Cherry cobblerCherry Cobbler with Cornmeal
and Buttermilk Topping

A cherry cobbler is comforting in the way a cherry pie is comforting, but it’s easier to throw it together because you don’t have to make a pie crust. The topping is a buttermilk biscuit batter made with a mixture of flours; cornmeal contributes texture and whole wheat flour adds a nutty dimension to the flavor.


For the filling:
5 cups cherries, stemmed and pitted (about 1 ¾ pounds)
2 tablespoons kirsch
3 tablespoons sugar
1 tablespoon fresh lemon juice
1 tablespoon sifted all purpose flour

For the topping:
¼ cup whole wheat flour
1 cup all-purpose flour
¼ cup cornmeal
2 teaspoons baking powder
½ teaspoon baking soda
¼ cup sugar
Rounded ¼ teaspoon salt
6 tablespoons cold unsalted butter, cut into ½-inch pieces
⅔ cup buttermilk


  1. Preheat the oven to 375 F. Butter a 2-quart baking dish. Place the cherries in the dish and add the kirsch, sugar, lemon juice, and flour. Carefully mix together with a rubber spatula or a large spoon until the sugar and flour have dissolved into the liquids.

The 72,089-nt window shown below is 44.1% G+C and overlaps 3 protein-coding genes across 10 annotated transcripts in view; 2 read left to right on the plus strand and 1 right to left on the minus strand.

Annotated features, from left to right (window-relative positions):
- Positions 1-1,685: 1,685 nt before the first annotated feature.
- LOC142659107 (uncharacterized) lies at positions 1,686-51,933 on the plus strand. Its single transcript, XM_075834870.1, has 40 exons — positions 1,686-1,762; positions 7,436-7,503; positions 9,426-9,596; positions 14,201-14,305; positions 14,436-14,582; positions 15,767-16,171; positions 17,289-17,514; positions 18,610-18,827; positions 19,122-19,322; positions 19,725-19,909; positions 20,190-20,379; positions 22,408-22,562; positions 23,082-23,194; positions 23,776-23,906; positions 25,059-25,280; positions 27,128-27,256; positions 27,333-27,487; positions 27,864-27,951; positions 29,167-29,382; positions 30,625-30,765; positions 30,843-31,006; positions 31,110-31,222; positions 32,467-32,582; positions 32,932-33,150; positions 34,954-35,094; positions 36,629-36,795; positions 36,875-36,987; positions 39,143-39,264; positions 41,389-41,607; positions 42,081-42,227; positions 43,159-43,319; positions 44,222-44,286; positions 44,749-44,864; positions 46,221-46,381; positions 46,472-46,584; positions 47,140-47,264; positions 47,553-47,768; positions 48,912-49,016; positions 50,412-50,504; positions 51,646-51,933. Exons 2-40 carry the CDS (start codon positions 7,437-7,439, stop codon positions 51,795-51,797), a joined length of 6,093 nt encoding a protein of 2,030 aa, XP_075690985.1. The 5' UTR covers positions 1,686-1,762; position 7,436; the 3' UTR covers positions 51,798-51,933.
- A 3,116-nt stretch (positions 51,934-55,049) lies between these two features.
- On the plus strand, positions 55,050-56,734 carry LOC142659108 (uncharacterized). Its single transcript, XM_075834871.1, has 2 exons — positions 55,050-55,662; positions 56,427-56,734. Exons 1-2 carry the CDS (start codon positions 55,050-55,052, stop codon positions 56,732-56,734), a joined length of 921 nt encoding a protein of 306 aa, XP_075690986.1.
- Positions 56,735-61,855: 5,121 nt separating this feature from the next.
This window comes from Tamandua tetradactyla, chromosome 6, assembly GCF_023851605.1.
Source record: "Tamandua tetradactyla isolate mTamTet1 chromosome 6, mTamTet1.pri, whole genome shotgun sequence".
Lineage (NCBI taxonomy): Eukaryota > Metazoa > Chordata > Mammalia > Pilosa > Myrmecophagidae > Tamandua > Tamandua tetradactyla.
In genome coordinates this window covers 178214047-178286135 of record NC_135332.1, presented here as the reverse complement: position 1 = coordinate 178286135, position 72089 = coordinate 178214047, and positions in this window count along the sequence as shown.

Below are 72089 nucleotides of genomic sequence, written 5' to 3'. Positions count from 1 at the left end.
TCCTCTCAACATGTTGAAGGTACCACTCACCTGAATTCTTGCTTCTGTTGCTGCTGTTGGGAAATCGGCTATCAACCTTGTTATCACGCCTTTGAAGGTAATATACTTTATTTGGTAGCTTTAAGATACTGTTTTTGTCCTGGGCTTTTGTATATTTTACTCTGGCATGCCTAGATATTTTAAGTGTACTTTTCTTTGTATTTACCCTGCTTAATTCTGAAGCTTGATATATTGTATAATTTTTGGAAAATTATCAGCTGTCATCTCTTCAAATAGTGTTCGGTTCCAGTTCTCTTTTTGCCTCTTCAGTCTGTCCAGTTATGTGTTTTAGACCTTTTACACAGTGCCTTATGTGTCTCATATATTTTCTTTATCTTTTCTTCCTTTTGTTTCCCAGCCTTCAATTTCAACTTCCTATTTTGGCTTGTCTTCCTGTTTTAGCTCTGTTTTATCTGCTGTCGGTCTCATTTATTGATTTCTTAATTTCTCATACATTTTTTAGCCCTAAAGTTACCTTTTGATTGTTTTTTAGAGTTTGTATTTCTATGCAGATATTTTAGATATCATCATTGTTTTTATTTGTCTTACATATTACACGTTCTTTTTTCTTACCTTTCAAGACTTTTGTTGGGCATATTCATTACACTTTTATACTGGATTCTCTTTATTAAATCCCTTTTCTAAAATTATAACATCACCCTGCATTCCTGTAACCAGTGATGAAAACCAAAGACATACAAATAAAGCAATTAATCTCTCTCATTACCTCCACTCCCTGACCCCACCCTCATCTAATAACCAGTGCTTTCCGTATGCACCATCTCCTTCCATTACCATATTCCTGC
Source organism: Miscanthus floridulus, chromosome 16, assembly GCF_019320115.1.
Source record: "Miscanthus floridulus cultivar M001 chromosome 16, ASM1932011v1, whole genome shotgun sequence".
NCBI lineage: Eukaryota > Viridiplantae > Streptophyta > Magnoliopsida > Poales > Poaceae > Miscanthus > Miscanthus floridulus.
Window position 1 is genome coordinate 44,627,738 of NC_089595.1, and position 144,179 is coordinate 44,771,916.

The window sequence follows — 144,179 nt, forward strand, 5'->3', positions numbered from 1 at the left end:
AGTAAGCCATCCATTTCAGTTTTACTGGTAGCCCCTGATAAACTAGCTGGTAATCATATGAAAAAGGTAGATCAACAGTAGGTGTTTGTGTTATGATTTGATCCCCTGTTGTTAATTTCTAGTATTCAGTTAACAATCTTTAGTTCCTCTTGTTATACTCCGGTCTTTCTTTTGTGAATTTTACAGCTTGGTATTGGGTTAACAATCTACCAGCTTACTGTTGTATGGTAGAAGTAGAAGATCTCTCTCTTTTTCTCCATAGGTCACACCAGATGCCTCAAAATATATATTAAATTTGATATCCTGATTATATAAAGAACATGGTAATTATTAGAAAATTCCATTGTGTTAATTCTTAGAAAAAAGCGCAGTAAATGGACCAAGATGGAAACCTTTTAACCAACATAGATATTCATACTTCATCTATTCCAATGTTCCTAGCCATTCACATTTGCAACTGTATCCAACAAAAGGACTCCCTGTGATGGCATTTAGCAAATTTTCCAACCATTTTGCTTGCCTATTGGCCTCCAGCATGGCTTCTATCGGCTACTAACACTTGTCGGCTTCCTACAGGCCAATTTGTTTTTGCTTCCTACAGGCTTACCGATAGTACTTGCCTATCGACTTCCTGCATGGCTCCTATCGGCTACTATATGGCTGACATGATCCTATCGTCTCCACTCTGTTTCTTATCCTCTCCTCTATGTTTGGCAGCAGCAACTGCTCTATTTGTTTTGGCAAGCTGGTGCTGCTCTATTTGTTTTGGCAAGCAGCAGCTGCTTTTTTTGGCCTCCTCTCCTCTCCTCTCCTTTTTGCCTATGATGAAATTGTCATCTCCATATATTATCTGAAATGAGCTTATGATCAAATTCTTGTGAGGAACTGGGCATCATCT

2. Sift together the flours, cornmeal, baking powder, baking soda, sugar, and salt. Place in the bowl of a food processor fitted with the steel blade and pulse a few times. Add the butter and pulse to cut in the butter, until the mixture looks like coarse cornmeal. Turn on the food processor and pour in the buttermilk with the machine running. As soon as the dough comes together, stop the machine.
  3. Spoon the topping over the cherries by the heaped tablespoon, or use a ¼ cup measure. The cherries should be covered but may peek out here and there. Place the baking dish on a baking sheet. Place in the oven and bake 35 to 40 minutes, until the top is nicely browned and the cherries are bubbling. Remove from the heat and allow to cool to warm before serving. Serve warm (heat in a low oven for 15 minutes if necessary before serving), with whipped cream, crème fraiche, or vanilla ice cream on the side.


Zester Daily contributor Martha Rose Shulman is the award-winning author of more than 25 cookbooks. Her latest is “The Very Best of Recipes for Health,” published by Rodale.

Photos, from top: Fresh cherries, cherry strudel, sweet and sour cherry refrigerator pickles, cherry cobbler with cornmeal and buttermilk topping.
Credits: Martha Rose Shulman

Zester Daily contributor Martha Rose Shulman is the award-winning author of more than 25 cookbooks, including "The Very Best of Recipes for Health" and "The Simple Art of Vegetarian Cooking," both published by Rodale. She also joined Jacquy Pfeiffer in winning a 2014 James Beard Award for "The Art of French Pastry."